Cheers,
ED

stronger? (#34)
Posted by: Shawn Location: houston,tx
Posted On 02:30PM 28-Jul-2001 with id (RPWNRQXNRQXNQQQ*)


are those storms forming around the center?could the time be near for this thing to start getting its act together?we wi­   

bahamma's (#35)
Posted by:
gary conley Location: jax, fla
Posted On 02:31PM 28-Jul-2001 with id (RPUNQXXNQYYNUV*)


TWC just had a update and said that the area down there may develop in the next day or so, and that they were watching it. Didi anyone else get to see that? I didnt catch all she had said about it.

what is with th funky letters? (#36)
Posted by: Shawn Location: houston,tx
Posted On 02:34PM 28-Jul-2001 with id (RPWNRQXNRQXNQQQ*)


does anyone know why my last two comments are ending in funky letters?

Funky Letters (#37)
Posted by:
Mike C. (http://flhurricane.com) Location: Cocoa
Posted On 03:38PM 28-Jul-2001 with id (VUNSSNQWNYW*)


In an attempt to fix the rare 500 error on posting I broke something else. I'm still working on that this afternoon.

Talkback postings working again. (#38)
Posted by:
Mike C. (http://flhurricane.com) Location: Cocoa
Posted On 05:43PM 28-Jul-2001 with id (VUNSSNQWNYW*)


Fixed. Sorry for problems.

Convection on the increase (#39)
Posted by: Joe Location: St.Petersburg, FL
Posted On 09:56PM 28-Jul-2001 with id (RQVNSNQXRNYT*)


Looking at the latest IR satellite showing convection increasing a bit. NHC saying theres still a low level circulation near 12n at 1012mb. Shear, well theres some but less on southern side of convection increasing a bit north. So wont completely right it off.

chances 30-40%

when will it become td#3? (#40)
Posted by: Shawn Location: houston,tx
Posted On 10:53PM 28-Jul-2001 with id (RPWNRQXNQYRNQP*)


the thunderstorm activity is increasing with our wave.will it keep increasing and become td#3 very soon or will it have to wait until it pretty much reaches the gulf.what's your opinion?

TOMMOROW (#41)
Posted by: NICK Location: ORLANDO ,FL
Posted On 11:35PM 28-Jul-2001 with id (VTNQRNQPQNQVS*)


Well if storms persist thru the night, we should have a deppresion by sometime tommorow, will see!

kickoff? (#42)
Posted by: HankFrank Location: Aiken, SC
Posted On 02:52AM 29-Jul-2001 with id (RPTNQQVNQVNQQP*)


there is still no imminent development at this hour. the two atlantic waves still look good. 57w is kicking up a bunch of convection near the islands.. this is the wave that the global models are all triggerhappy over as it nears the gulf, mid-late week. if the convection keeps flaring it might try something sooner. 33w wave has a 1012 low just north of its convective mass, which is basically an enhanced itcz. that one is on marginal ssts still, so probably wont develop before passing about 45w. globals still have lows off the east coast into next week, but it's kinda way out there in terms of potential. the atlantic waves are the ones that will go, if any. they're not gonna be fish spinners, if.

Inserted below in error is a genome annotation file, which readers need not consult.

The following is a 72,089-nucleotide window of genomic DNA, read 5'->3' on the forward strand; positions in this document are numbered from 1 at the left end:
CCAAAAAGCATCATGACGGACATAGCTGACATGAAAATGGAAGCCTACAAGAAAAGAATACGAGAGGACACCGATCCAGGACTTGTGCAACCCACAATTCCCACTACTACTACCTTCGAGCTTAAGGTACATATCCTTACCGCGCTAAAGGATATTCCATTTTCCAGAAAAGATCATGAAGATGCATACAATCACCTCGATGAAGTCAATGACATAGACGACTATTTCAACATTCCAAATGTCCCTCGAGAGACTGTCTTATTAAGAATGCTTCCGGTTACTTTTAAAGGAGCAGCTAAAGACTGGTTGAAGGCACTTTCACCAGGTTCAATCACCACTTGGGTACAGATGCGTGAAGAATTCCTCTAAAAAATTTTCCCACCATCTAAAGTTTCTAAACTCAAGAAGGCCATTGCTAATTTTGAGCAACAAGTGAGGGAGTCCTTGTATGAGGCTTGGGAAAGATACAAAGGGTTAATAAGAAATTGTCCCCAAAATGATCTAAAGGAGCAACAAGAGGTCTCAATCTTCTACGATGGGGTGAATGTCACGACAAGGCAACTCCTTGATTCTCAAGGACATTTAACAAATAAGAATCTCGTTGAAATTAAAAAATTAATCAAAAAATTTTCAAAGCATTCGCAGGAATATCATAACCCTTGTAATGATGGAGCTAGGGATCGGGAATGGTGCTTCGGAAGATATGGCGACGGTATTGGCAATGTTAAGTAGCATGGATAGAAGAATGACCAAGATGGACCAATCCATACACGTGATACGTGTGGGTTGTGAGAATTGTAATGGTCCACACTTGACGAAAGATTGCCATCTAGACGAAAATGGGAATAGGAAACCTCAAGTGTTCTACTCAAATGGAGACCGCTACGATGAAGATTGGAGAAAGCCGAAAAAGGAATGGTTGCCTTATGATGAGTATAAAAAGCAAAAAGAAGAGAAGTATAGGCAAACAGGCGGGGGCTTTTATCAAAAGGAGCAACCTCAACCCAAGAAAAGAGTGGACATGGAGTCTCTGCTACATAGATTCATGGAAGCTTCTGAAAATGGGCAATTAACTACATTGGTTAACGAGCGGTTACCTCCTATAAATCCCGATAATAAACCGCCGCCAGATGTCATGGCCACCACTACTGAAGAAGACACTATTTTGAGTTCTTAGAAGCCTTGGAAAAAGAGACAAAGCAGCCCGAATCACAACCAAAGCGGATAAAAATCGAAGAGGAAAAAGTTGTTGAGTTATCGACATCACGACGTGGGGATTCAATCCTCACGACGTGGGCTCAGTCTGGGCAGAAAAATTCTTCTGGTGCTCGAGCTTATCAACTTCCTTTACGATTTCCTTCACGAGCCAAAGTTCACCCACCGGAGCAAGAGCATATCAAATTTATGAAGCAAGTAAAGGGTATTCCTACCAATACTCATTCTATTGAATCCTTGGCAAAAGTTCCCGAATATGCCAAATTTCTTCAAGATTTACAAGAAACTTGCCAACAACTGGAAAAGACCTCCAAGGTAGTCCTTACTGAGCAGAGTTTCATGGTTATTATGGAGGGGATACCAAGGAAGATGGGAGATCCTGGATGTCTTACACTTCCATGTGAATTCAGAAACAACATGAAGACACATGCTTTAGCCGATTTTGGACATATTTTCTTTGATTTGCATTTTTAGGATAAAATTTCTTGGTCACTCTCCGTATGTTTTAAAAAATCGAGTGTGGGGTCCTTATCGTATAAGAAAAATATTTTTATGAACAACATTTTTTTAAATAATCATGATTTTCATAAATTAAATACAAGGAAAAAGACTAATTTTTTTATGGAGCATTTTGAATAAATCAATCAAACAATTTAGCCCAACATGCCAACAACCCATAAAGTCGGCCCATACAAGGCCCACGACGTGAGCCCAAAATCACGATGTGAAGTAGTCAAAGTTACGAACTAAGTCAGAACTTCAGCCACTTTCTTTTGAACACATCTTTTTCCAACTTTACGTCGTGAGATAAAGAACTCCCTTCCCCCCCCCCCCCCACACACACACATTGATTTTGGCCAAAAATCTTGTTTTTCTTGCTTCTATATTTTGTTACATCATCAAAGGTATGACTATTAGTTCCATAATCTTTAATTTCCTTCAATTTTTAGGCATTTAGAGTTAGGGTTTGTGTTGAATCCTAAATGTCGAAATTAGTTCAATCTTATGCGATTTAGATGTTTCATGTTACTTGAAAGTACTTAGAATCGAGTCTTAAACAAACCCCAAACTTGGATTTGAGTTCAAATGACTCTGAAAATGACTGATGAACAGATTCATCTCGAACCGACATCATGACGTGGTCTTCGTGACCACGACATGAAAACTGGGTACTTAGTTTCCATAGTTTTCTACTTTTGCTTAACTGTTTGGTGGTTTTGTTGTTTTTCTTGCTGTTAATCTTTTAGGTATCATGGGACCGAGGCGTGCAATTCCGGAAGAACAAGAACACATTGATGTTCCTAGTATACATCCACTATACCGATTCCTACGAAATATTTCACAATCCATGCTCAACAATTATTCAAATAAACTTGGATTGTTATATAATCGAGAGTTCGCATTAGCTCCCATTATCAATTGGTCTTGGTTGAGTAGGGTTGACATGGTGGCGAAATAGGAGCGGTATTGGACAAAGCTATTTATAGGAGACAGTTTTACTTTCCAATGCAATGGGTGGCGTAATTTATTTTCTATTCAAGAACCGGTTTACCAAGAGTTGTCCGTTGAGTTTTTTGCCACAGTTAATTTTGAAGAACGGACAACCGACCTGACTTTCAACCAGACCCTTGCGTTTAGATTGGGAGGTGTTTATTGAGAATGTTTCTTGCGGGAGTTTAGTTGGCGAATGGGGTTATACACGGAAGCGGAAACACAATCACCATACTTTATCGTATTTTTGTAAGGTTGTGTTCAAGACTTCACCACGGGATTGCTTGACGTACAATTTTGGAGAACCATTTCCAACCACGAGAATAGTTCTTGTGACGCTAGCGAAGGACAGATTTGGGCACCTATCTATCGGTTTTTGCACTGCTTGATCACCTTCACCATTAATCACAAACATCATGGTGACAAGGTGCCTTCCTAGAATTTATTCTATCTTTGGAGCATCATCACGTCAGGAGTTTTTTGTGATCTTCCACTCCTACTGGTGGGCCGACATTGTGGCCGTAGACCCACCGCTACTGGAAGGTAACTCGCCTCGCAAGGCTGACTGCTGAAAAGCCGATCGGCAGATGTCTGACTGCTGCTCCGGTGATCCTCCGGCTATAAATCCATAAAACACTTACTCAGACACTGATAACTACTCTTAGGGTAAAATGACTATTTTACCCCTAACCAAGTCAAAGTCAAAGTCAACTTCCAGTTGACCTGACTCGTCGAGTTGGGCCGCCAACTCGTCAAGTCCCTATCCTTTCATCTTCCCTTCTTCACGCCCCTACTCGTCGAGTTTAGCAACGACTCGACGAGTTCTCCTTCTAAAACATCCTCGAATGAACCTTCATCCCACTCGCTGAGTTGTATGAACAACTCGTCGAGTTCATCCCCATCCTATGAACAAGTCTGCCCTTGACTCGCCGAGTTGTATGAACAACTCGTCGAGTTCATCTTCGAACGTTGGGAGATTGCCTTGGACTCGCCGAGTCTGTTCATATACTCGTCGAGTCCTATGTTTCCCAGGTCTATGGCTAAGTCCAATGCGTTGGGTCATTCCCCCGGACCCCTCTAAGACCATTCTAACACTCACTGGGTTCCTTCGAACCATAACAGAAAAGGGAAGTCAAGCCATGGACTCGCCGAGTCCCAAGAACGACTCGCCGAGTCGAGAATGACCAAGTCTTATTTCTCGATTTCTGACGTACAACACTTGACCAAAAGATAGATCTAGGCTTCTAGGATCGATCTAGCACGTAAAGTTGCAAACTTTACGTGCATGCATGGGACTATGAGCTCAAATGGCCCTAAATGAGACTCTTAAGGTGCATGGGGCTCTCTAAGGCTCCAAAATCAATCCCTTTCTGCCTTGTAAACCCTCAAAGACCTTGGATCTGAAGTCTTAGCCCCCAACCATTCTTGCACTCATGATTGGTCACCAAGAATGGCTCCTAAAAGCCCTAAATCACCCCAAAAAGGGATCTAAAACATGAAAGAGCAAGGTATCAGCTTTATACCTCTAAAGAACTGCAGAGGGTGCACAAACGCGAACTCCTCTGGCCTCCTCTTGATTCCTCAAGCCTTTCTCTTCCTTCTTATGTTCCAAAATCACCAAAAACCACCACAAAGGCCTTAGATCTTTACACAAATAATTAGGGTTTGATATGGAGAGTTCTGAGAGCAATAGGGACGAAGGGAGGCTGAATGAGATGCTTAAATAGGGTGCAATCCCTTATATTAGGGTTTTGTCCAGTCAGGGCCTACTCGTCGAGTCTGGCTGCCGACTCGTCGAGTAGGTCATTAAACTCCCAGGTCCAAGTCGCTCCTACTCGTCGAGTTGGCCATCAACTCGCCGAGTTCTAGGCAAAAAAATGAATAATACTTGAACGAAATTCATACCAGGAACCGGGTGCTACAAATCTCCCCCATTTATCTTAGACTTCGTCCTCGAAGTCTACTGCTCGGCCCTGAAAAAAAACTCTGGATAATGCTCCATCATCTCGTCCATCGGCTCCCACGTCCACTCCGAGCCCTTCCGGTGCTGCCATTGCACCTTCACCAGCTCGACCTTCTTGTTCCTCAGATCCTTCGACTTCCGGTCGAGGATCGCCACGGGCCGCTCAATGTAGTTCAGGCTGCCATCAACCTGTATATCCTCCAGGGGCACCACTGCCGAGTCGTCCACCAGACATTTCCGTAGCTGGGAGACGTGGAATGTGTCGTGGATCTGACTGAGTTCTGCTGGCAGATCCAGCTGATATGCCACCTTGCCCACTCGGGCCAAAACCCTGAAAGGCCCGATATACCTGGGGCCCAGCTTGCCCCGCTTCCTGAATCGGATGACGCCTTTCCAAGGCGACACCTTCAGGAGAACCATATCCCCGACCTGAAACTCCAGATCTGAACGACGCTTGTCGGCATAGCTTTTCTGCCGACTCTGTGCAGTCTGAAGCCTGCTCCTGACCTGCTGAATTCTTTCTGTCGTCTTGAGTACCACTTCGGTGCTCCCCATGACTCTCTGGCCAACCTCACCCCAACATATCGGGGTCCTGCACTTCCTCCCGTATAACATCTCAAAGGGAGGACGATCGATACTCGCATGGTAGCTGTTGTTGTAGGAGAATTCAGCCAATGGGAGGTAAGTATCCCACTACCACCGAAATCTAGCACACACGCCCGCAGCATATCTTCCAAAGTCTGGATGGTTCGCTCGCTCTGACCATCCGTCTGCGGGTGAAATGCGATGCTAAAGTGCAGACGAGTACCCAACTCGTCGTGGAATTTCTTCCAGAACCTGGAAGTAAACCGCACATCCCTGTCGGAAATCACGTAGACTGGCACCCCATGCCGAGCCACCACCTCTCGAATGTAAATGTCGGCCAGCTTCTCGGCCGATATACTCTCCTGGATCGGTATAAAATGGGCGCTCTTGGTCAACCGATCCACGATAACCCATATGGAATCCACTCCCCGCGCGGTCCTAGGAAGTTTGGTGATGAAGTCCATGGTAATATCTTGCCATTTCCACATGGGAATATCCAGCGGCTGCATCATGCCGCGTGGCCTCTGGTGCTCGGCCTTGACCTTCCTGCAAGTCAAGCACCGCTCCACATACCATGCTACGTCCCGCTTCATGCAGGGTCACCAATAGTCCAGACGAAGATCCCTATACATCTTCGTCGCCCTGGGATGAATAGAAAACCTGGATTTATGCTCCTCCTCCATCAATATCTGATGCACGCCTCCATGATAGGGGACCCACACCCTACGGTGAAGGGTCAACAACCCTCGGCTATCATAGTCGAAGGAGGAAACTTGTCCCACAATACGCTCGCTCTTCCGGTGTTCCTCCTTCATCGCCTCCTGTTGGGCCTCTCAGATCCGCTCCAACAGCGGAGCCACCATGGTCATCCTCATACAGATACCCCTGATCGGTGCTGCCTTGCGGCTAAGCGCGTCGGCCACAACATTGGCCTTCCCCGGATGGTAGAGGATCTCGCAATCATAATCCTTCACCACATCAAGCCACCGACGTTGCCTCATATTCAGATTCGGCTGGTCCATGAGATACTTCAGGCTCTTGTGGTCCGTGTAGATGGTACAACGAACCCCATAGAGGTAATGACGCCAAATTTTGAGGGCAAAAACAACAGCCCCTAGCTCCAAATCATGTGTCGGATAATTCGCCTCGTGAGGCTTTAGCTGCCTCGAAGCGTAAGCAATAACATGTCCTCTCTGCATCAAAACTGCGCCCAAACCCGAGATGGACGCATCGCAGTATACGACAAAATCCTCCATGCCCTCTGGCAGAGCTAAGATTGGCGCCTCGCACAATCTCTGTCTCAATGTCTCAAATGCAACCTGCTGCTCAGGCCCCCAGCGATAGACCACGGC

i'll lower to 60-40 before july is out.

MFR Model (#43)
Posted by: Steve Location: Old Metairie, LA
Posted On 02:58AM 29-Jul-2001 with id (VSNQWNQWNRQP*)


The MRF picked up on this wave 2 days ago out of thin air. Judging by the 0545z IR from noaa.nhc, it's only a matter of time. Everything seems to be coming together from a convection standpoint, and if said convection lasts into afternoon tomorrow, just wait for it to start wrapping. And I know it's still early, but I still don't see a "killer" storm out of this particular wave, but my prediction of TS to Cat 1 stands depending on various factors. Assuming the east to west flow remains in the Gulf for the next few days, paint your bullseyes on the mid to upper TX coast. There are two other scenarios - one, if the trof currently around the mason-dixon line sags down into the gulf, the wave stays south. If the trof stops somewhere around 35-38N, possibly the flow around it could bring a sharp turn into N Florida. Should the wave remain mostly disorganized (up to weak tropical storm strength or say 1005-1008mb), look for it to spread rain along the immediate northern gulf coast. If the wave (or whatever it is at the time) would happen to slow down south of LA where the Gulf Water is currently in the high 80's, greater than anticipated intensification is possible.

I think we're all going to have a fairly decent handle on this storm by Tuesday am. And I also think it starts the conveyor belt in motion.

Steve

Re This Season (#44)
Posted by: JJ
Posted On 04:22AM 29-Jul-2001 with id (VTNQRNQPRNRT*)


Good post, Ed Dunham, though I'm still with Dr. Gray in thinking that this season will be active. Warm SST anomalies are impressive, and it's not at all uncommon for conditions to be hostile in the early season--re 1998 and 1999 most recently.

On a tangent of sorts, I've also noticed that east Pacific activity has been very modest so far; this may bode well for a more active Atlantic season, IMO.

getting close!! (#45)
Posted by: Shawn Location: houston,tx
Posted On 08:03AM 29-Jul-2001 with id (RPWNRQXNQYRNQP*)


it looks like all we need is a closed circulation and we will have td#3 in the caribbean.does anyone think that could happen today?i guess the nhc doesn't think so since they are still not saying anything about it in their tropical outlook.what do ya'll think,though?

Carribean Heating Up (#46)
Posted by:
Mark Location: Cape Coral Florida
Posted On 09:01AM 29-Jul-2001 with id (QRNWWNQSRNRRX*)